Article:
Why I Don't Waste Time Writing in My Mother Tongue

I made my biggest business mistake 2 years before I even started my business 10 years ago. I met a guy who is today one of my two business partners, and he said to me:

"I'm making a ton of money running an affiliate website in English. Let's make a similar website, but for Croatian audience!"

I said yes. We were both fools. But we were 20 years old then.

It took me years to realize what a small town our country is. I'm writing this because I don't want other young people to make the same mistake I did, and in this post I've prepared the simplest math to prove my point.

I give you two words:


"Pas" means "dog" in Croatian. It took me the same amount of time to write down "pas", as it took me to write down "dog". It takes me twice the time to write "pas" and "dog" one after another. This simplified math becomes life-changing in the next few sentences.

The first word "pas" is understood by 22.3 million people in 7 South European countries (Croatia, Serbia, Bosnia and Herzegovina, Slovenia, Macedonia, Kosovo and Montenegro). That's a whopping 0.003% of the world population.

The second word "dog" is understood by 1.5 billion people, spread across almost every country of the world. That's almost 22% of all the people living on Earth right now.

It's astonishing how a simple choice of letter combination magnifies my potential by the factor of 67. But, what's in a number, right?


For every 1 person that reads my blog post in the obscure language of my small country, there are 67 more people that can be touched, inspired and influenced by my ideas - but aren't, if I don't write in English.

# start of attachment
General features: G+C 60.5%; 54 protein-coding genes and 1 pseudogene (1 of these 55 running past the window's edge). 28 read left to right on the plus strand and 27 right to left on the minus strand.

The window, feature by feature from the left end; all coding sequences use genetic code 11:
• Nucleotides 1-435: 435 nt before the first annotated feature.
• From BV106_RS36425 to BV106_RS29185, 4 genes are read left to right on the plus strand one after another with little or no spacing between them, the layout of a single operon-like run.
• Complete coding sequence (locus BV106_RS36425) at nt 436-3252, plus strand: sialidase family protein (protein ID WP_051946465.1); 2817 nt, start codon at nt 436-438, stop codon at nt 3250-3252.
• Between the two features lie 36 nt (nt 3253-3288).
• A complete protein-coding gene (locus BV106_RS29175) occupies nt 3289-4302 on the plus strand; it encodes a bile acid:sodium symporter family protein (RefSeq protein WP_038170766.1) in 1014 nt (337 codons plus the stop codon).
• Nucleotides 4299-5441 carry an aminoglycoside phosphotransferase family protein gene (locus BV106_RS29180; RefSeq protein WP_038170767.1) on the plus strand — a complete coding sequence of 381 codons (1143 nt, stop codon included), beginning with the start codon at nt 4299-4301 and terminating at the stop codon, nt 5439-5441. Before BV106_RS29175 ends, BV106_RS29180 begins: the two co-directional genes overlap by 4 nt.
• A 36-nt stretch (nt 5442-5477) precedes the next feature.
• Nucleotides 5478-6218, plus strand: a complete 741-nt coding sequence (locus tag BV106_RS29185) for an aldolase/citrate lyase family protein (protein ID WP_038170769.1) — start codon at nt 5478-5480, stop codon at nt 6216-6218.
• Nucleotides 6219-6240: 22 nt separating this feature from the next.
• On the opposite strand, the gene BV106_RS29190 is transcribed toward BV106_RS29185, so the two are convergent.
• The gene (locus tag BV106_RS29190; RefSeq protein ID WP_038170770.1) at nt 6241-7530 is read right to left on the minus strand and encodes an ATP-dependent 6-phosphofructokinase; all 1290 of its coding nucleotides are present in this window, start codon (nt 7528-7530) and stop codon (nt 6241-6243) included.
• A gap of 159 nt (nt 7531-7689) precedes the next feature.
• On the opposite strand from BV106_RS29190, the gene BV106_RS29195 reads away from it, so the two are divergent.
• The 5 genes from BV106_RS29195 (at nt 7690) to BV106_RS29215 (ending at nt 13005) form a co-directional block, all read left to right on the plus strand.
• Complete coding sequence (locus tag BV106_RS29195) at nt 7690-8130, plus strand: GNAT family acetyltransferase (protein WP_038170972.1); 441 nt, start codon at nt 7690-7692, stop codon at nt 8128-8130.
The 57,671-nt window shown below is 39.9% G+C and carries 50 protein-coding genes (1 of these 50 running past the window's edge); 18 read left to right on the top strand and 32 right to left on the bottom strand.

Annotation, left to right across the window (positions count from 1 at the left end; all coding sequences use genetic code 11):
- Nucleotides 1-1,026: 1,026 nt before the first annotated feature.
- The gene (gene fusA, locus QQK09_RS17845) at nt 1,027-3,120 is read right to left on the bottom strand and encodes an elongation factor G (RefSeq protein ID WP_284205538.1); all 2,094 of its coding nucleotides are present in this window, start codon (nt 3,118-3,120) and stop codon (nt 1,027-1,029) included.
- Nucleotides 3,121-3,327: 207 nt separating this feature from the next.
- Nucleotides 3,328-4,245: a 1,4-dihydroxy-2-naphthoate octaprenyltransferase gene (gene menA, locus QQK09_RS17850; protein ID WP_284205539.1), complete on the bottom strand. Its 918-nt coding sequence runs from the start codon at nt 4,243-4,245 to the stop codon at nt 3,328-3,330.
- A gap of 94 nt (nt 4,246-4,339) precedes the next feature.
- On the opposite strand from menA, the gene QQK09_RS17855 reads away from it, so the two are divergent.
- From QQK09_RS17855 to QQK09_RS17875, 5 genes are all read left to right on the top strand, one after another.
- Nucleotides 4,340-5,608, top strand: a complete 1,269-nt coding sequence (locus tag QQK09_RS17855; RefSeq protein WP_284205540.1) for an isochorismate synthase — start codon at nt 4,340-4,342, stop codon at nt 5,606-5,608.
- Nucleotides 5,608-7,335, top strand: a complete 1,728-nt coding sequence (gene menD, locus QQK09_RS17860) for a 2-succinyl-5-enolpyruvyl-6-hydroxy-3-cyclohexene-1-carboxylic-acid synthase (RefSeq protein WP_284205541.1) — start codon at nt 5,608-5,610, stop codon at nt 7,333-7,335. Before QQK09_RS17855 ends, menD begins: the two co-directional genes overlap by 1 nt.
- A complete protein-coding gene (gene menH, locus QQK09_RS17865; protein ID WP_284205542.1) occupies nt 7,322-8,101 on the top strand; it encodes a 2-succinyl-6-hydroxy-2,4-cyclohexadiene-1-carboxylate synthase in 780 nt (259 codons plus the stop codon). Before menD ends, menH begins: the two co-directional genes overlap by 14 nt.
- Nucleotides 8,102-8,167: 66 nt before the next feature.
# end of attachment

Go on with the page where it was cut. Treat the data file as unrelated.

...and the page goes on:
For every like, follow, plus, comment and share I get from my fellow countrymen and neighbors who understand me, I can get 67 likes, follows, plusses, comments and shares from people all around the world - but I won't, if I don't write in English.

For every dollar I could make on the market of 22.3 million people in 7 countries, I could make 67 dollars selling to my fans everywhere in the world - but I won't, if my product is not offered to English-speaking people.

For every friend I make in Smallville, there are 67 new friends eager to meet me in Metropolis - but if I greet them with "Bok!" instead of with "Hi!", we can never be friends.

Oh, that reminds me!

Yesterday on Google+, I became friends with a guy from Greenland. 

Greenland! Do you know anyone from Greenland? Well, I do! I now have a friend there! I could put that under "Bragging rights" in my Google+ profile.

Greenland might be the largest island in the world, but only 56.000 people live there - and they natively speak Greenlandic and Danish. My new friend spoke English when he talked to me, and that's why we were able to connect. Good for him! 

Because, if he ever created a product or a service that was easily offered and distributed over the Internet, I could become his customer. If he chose to limit himself to 56.000 people speaking Greenlandic or Danish on a big wonderful icy world called Greenland, his chances of me ever buying anything from him come close to zero.

I have online friends in Finland, South Africa, United States, Netherlands, Italy... As well as in Croatia, Serbia and Slovenia. The neighborhood doesn't go anywhere if I choose so, and guess what? When us neighbors meet online publicly, we all speak English. This way, others can join our conversation - and they do.

One day, some of my online friends might buy stuff I make. One day, I might buy some of the stuff they make. For that reason, and because my life is too short for translation, I only create in English.

That is, until the Chinese decide to finally conquer the Internet.


Image: Touching Rosetta, credit to Namlhots

B2B Website Content Writing Guide by Visnja Zeljeznjak, logit.net

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